Let's call it the Tennessee Whiskey Waltz. And let's say that alcohol industry titan Diageo (NYSE:DEO) is being paid not to steal anyone's sweetheart.

Pernod Ricard, the owner of such brands as Chivas Regal and The Glenlivet, has been casting eyes at Allied Domecq (NYSE:AED), the world's second-largest liquor company. To make the courtship work, Pernod brought in Fortune Brands (NYSE:FO), the maker of Jim Beam bourbon whiskey, to ply the company with enough cash, equity, and debt. Although Allied accepted the $14 billion bid, the company made it clear that it was keeping its options open.

That opening allowed wine connoisseur Constellation Brands (NYSE:STZ) to step onto the dance floor with Brown-Forman (NYSE:BFB) and created the potential to use Diageo's leverage to contemplate making an offer.

Pernod would have none of it. In exchange for Diageo staying away from the acquisition, Pernod agreed to sell it the oldest name in Irish whiskey, Bushmills, along with Allied's Montana wine collection -- assuming the deal is consummated. In short, Pernod is buying off Diageo to ensure it does not upset the acquisition plans.

Fellow Fool Nate Parmelee recently noted that Motley Fool Income Investor selection Diageo was the one company in this corporate tango positioned to make out from the deal. Regardless of who the winning bidder is, that company will be taking on more debt than it currently has, risking a credit downgrade and increasing its servicing costs. Brown-Forman and Fortune Brands are also endangering their share buyback programs and dividend increases. Diageo, on the other hand, remains unencumbered, and it's even getting some choice brands to add to its already impressive roster. Simply for doing nothing.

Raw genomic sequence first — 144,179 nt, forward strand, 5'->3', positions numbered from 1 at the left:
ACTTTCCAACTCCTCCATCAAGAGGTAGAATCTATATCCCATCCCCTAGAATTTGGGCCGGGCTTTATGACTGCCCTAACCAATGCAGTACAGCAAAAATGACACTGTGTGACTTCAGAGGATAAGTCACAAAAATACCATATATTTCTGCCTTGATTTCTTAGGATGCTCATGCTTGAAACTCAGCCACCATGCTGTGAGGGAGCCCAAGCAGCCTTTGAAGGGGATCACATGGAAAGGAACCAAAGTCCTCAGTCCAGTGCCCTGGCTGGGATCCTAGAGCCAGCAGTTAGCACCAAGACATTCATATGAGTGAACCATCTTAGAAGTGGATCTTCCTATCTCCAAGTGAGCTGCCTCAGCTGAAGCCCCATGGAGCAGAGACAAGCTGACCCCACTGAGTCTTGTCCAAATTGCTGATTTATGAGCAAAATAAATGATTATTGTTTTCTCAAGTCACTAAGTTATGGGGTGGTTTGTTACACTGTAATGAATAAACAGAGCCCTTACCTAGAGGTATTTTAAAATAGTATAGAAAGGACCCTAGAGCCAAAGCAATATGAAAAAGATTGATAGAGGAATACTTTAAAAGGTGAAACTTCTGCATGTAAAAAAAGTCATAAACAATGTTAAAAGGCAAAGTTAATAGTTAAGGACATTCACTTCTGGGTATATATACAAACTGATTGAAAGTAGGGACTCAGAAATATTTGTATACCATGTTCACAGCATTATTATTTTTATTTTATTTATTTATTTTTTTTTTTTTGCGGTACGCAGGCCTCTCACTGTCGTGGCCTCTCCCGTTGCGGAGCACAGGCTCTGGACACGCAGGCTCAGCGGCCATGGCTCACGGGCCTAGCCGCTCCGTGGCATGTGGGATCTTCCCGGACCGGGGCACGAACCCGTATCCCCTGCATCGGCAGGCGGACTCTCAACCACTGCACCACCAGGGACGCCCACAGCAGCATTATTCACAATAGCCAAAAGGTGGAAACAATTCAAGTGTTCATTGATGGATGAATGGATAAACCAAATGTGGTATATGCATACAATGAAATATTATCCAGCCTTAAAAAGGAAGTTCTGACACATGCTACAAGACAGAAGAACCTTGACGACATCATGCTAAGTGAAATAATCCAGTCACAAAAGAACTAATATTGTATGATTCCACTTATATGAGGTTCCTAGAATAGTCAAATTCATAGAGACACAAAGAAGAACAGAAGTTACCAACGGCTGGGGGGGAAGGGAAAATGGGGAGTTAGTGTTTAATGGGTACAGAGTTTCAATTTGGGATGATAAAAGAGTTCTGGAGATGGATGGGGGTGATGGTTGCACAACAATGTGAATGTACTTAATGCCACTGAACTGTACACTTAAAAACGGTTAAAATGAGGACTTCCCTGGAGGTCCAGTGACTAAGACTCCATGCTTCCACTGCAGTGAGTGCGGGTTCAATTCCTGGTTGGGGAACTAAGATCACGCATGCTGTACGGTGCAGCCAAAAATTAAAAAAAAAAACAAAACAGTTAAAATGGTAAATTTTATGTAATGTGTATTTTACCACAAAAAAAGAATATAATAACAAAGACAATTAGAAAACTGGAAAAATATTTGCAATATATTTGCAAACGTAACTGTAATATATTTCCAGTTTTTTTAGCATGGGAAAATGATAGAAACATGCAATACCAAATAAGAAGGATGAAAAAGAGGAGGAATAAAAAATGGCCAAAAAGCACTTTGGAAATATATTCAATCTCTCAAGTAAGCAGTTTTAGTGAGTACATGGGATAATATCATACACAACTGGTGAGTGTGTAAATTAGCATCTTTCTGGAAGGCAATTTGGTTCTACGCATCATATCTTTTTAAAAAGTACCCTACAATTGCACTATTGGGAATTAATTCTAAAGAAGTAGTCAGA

The stay-away agreement calls for Diageo to pay $363 million to Pernod for the Bushmills brand, giving it immediate standing in the Irish whiskey market. Pernod already dominates the segment with an 85% market share -- and now it will be getting (from Allied) the third-best-selling Irish whiskey in the U.S., Tullamore Dew. Pernod is also giving Diageo an exclusive, no-cost option to buy Allied's Montana wine business for $580 million. In return, Diageo promises to stay away from any deals for Allied.

The payoff makes a counter offer by Constellation more difficult, though not impossible. Other partners could always be added to the consortium, or a bid could be sweetened even further. Pernod's bid is currently split 80/20 between stock and cash, but Constellation could increase its cash tender.

With so few players, though, it's an amazingly cluttered dance card. Pernod just wants to make sure no one comes along and steals its little darlin' while they're playing this Tennessee Whiskey Waltz.

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Fool contributor Rich Duprey doesn't dance, and he does not own any of the stocks mentioned in this article. The Fool has a disclosure policy.